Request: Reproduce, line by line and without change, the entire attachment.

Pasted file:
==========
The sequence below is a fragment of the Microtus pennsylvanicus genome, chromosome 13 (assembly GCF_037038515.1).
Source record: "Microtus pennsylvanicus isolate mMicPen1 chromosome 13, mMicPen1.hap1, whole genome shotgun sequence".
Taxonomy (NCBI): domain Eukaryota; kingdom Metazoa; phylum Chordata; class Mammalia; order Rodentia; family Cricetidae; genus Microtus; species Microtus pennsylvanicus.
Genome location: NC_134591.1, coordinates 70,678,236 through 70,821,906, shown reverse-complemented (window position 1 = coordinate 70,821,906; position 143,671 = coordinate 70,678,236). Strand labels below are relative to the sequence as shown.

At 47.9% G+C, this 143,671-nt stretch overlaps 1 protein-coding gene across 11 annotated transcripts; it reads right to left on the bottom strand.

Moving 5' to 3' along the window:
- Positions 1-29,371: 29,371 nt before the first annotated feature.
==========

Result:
The sequence below is a fragment of the Microtus pennsylvanicus genome, chromosome 13 (assembly GCF_037038515.1).
Source record: "Microtus pennsylvanicus isolate mMicPen1 chromosome 13, mMicPen1.hap1, whole genome shotgun sequence".
Taxonomy (NCBI): domain Eukaryota; kingdom Metazoa; phylum Chordata; class Mammalia; order Rodentia; family Cricetidae; genus Microtus; species Microtus pennsylvanicus.
Genome location: NC_134591.1, coordinates 70,678,236 through 70,821,906, shown reverse-complemented (window position 1 = coordinate 70,821,906; position 143,671 = coordinate 70,678,236). Strand labels below are relative to the sequence as shown.

At 47.9% G+C, this 143,671-nt stretch overlaps 1 protein-coding gene across 11 annotated transcripts; it reads right to left on the bottom strand.

Moving 5' to 3' along the window:
- Positions 1-29,371: 29,371 nt before the first annotated feature.